Reality can be shocking for many, Chhabra says, “despite Canada being one of the best countries in the world.” Exploitive employers in Canada have many schemes, including not paying student employees at all, or expecting them to repay some of their salary.

‘I wanted to make something light-hearted, yet grounded in reality, with a little message,’ says Shubham Chhabra, director of Cash Cows. sun

“One of my friends was stuck in a seven-year-employment scam, where he was paying back almost 30 per cent of his paycheque.” He did so, Chhabra said, because the boss had promised to sponsor him as an immigrant.

“It’s 100 per cent illegal,” said Chhabra. When the friend obtained permanent residency, “he quit the job the first day he could. He got his trucker’s licence, which is what he wanted to do, and he’s now super-happy, making real money, working hard.”

Chhabra’s own story inspired the key conflict depicted in Cash Cows. The manager at a fast-food outlet he was working for in Vancouver was finding convoluted excuses to underpay him, alleging he was in training. Chhabra challenged him.

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“He gave me this long spiel about how grateful I should be. And I went back to work,” Chhabra said.

Another moment in Cash Cows is based on the experience that one of his friends had as a security guard. The student, already unpaid, was forced by his boss to come up with the money to compensate for a vandal smashing an automobile window with a rock while he was on night duty.

In addition to the scams featured in Cash Cows, reports are arising of many others in Canada. They include employers taking secret kickbacks from foreign students and other non-permanent residents to create jobs for them, some of which don’t really exist. Another controversy emerged this week, with news of a 650 per cent increase in five years in the number of foreign students applying for refugee status.

In the midst of all the schemes and conflicts, which are dividing opinion among Canada’s South Asian population, Chhabra said he hopes Cash Cows helps viewers understand the different ways young people on study visas are trying to survive and prosper in a new land.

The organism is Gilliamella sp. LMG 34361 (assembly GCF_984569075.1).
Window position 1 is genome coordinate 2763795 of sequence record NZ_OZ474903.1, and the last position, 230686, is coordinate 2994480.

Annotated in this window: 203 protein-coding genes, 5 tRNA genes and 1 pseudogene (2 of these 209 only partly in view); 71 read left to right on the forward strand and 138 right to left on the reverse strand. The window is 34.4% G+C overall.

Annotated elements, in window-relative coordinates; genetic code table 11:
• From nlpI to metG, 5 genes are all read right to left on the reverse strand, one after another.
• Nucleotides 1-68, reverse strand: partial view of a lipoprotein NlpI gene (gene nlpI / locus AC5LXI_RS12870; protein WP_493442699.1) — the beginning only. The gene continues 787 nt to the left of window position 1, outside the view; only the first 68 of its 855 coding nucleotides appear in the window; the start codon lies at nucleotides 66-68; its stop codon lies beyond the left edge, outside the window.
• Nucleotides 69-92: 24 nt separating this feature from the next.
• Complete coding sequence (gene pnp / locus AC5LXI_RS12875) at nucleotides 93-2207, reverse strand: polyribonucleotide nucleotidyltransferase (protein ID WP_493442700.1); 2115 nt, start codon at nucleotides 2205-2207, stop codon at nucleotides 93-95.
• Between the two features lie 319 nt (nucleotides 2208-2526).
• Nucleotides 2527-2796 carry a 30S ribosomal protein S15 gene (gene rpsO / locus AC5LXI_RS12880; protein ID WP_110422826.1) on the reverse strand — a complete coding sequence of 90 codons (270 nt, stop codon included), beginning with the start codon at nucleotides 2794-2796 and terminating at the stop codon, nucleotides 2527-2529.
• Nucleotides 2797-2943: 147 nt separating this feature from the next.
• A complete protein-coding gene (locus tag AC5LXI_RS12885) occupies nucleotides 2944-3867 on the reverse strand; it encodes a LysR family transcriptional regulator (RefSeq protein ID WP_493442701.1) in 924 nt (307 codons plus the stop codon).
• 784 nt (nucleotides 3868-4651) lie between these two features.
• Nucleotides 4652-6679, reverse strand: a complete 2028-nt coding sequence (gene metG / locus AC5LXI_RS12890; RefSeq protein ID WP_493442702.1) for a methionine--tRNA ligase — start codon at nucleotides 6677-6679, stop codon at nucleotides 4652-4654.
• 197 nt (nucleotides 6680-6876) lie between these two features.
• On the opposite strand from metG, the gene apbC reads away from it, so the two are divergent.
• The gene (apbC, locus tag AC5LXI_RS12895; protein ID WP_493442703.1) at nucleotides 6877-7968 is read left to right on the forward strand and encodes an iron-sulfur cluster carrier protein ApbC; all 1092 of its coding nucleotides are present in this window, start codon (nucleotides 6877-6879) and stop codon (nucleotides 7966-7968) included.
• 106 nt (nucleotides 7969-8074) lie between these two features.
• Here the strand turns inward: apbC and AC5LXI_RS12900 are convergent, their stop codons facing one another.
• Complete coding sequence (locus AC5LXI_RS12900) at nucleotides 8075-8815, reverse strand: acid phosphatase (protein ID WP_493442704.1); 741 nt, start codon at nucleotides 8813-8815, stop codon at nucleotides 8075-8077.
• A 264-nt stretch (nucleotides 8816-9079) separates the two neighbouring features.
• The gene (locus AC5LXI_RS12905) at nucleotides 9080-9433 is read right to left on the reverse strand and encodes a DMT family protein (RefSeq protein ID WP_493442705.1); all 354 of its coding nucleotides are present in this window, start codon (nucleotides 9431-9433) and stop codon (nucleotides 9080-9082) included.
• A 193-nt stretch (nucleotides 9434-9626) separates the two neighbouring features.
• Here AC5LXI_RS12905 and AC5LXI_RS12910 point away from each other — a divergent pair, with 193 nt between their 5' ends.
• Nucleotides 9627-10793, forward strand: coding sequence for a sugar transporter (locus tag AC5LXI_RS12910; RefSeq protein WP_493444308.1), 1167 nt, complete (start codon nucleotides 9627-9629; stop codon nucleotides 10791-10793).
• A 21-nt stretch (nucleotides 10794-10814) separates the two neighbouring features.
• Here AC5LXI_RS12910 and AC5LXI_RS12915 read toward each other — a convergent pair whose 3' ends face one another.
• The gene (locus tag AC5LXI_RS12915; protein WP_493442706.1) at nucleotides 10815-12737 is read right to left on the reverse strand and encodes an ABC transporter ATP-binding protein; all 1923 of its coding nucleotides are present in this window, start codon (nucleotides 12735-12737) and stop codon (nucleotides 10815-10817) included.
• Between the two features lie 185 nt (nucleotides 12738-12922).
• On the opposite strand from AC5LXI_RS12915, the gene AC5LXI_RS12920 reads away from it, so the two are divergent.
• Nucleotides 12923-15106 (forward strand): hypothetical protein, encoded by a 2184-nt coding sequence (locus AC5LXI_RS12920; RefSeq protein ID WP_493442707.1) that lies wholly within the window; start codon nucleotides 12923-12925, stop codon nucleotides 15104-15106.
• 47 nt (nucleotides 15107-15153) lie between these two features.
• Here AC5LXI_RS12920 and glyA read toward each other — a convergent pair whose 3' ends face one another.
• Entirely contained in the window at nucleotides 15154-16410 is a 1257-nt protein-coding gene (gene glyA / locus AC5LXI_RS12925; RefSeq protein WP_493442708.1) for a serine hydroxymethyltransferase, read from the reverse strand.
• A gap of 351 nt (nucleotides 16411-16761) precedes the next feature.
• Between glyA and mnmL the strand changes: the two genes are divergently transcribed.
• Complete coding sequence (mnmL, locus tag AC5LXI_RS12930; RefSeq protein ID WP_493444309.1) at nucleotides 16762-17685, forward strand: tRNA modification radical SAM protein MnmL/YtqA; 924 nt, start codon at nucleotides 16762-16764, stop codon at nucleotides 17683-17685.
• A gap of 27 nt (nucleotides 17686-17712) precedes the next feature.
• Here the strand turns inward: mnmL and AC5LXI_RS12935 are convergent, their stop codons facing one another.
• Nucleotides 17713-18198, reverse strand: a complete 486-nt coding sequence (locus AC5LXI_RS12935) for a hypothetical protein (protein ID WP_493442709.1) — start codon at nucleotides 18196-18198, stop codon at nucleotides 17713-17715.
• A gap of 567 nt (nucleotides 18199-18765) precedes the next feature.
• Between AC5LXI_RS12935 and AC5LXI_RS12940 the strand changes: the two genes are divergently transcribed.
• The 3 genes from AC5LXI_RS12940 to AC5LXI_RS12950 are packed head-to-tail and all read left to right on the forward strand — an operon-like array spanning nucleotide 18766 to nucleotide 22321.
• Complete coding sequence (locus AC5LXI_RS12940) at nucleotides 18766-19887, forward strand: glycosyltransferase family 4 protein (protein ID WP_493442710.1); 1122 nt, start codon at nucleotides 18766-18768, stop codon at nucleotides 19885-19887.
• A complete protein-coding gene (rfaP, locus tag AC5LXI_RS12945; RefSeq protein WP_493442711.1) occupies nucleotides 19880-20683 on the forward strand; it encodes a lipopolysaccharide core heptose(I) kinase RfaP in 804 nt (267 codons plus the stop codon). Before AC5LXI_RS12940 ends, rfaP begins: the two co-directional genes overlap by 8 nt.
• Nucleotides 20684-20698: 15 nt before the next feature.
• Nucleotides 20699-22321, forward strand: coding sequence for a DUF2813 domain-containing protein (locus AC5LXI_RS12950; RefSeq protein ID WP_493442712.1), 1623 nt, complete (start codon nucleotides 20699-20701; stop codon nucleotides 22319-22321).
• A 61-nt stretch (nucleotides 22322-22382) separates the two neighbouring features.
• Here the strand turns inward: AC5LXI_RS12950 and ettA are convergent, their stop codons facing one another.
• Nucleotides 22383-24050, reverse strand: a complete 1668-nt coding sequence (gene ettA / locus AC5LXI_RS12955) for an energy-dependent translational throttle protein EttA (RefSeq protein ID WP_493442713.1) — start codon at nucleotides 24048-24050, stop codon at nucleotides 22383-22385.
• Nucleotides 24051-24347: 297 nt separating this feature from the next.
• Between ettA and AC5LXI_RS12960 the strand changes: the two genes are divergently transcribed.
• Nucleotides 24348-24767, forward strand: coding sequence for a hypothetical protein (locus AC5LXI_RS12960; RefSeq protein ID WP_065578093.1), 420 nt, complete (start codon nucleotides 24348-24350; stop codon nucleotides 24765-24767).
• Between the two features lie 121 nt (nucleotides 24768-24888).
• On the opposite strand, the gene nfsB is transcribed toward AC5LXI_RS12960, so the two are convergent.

He intended to do so while avoiding heavy-handedness: “I wanted to make something light-hearted, yet grounded in reality, with a little message.”

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One way the film has a bit of fun is by bringing alive the way many foreign students end up crammed together in tiny basement suites.

That is exactly what Chhabra and his friends had to do. For a long time Chhabra and two male friends shared the same double bed, sleeping in shifts and sometimes at the same time. While Chhabra’s Canadian girlfriend has described the practice as “so weird,”  he says it’s considered fine in Indian culture.

More seriously, in the past year Chhabra worries the national discussion of migration in Canada has hit a “tipping point,” where non-permanant residents such as foreign students are now being seen in a more pessimistic light, particularly in regard to contributing to pressure on housing and rental prices.

And while Chhabra wants to fight against the negativity, in some ways he can understand why in January Immigration Minister Marc Miller imposed a two-year cap on study permits.

“We see all the negatives, like everyone else,” said Chhabra. “And we want to work together to make it better.”